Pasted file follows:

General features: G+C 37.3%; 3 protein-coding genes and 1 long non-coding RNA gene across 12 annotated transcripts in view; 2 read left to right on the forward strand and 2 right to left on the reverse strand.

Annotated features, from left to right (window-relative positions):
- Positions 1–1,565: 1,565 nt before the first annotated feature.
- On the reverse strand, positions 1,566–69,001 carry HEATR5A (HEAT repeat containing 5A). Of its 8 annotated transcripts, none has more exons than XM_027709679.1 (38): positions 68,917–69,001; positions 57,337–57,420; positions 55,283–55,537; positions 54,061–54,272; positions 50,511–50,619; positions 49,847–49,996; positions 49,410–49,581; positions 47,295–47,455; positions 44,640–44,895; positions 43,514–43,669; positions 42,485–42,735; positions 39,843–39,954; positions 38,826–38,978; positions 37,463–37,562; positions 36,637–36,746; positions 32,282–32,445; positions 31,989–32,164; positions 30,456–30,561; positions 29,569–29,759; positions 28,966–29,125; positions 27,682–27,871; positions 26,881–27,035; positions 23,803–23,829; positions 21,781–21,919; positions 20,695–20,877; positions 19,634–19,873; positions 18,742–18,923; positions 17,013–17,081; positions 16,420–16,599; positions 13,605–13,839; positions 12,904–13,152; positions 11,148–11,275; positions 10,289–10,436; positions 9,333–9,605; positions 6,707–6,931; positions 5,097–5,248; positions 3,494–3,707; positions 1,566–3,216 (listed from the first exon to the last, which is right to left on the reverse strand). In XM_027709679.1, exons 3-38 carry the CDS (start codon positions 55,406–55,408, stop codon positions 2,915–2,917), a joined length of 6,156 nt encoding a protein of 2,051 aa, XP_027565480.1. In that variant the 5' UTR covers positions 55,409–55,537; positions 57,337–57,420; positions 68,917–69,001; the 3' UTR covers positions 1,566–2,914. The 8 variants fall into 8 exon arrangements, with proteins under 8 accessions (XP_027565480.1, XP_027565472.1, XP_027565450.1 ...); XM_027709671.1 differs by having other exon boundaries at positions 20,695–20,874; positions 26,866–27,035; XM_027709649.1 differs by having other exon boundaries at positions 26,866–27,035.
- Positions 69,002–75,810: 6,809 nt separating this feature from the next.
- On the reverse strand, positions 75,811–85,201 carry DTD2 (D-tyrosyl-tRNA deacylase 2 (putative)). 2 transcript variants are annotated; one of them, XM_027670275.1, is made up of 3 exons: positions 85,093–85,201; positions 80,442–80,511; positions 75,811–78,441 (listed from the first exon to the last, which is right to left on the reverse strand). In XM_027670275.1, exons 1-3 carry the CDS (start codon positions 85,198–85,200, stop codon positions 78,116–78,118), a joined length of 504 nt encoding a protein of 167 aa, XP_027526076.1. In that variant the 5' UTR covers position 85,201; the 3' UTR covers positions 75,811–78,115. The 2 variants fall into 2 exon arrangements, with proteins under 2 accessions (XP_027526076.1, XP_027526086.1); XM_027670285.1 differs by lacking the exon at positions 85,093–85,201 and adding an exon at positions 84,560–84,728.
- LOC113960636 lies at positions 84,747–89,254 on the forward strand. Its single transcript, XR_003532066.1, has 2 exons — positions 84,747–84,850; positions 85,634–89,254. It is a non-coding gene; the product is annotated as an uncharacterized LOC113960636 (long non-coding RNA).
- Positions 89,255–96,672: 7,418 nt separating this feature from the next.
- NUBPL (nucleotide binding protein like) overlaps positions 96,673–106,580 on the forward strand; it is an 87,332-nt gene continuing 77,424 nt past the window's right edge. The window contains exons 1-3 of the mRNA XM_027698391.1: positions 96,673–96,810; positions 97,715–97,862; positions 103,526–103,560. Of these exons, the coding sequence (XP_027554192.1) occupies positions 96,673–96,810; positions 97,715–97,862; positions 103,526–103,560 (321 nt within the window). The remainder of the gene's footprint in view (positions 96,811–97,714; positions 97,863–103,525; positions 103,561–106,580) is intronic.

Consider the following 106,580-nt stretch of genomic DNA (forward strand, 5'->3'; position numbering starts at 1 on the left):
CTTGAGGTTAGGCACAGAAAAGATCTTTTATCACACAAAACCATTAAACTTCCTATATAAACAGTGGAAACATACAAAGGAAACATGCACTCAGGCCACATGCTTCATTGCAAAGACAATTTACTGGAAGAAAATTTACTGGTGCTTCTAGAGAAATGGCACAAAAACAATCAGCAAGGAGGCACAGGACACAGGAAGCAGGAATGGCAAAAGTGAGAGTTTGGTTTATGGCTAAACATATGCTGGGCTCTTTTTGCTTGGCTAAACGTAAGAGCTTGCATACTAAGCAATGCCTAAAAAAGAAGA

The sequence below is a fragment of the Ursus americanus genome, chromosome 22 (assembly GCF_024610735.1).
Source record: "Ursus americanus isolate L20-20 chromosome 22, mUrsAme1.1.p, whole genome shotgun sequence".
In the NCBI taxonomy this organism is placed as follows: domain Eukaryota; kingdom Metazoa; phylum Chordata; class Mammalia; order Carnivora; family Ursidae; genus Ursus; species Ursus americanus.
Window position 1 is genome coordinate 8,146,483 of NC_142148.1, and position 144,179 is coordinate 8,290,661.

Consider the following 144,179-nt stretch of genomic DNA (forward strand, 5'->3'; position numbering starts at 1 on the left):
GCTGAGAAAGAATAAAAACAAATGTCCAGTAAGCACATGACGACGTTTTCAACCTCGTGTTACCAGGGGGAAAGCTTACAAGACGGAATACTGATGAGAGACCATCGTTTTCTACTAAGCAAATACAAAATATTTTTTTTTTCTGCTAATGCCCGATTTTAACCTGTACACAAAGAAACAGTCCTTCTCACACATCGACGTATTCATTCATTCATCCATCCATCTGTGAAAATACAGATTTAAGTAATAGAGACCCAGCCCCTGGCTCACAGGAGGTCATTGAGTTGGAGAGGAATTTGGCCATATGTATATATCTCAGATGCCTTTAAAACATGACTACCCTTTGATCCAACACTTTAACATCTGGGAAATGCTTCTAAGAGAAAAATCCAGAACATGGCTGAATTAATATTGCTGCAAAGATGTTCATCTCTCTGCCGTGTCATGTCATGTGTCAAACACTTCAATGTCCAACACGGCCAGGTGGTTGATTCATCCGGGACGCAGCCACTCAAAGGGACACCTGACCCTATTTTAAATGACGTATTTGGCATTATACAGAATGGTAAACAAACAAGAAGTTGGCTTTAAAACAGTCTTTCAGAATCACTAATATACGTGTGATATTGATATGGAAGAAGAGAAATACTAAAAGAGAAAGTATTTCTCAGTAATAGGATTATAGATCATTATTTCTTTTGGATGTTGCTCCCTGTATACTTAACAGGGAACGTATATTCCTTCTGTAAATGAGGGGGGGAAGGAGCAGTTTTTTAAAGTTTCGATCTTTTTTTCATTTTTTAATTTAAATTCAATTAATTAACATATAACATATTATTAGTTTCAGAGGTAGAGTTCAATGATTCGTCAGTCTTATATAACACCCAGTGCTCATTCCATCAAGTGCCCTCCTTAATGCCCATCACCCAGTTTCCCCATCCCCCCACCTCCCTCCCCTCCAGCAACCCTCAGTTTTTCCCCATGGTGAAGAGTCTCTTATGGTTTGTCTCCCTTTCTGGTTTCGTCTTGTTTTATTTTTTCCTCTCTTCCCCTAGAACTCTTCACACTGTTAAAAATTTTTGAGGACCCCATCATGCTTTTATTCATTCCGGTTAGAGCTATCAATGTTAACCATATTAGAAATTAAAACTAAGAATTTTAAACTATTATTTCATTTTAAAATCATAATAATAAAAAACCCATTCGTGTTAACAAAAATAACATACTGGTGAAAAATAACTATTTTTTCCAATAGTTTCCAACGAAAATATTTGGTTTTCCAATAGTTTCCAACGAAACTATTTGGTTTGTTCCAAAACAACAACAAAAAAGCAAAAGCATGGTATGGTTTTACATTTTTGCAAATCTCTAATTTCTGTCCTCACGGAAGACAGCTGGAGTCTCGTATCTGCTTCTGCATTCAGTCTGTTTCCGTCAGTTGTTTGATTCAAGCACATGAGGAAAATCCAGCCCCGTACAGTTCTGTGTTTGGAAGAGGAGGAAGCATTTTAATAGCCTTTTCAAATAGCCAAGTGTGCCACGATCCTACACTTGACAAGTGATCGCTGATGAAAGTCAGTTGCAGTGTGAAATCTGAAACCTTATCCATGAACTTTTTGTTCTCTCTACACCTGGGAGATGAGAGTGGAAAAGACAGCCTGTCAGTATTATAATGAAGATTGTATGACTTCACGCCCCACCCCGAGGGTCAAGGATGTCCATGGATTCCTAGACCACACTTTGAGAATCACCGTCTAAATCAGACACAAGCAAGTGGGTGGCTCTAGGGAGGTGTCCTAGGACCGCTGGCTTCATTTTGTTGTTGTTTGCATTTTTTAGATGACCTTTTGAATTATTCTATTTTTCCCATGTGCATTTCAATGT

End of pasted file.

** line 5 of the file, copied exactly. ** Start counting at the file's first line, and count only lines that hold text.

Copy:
- Positions 69,002–75,810: 6,809 nt separating this feature from the next.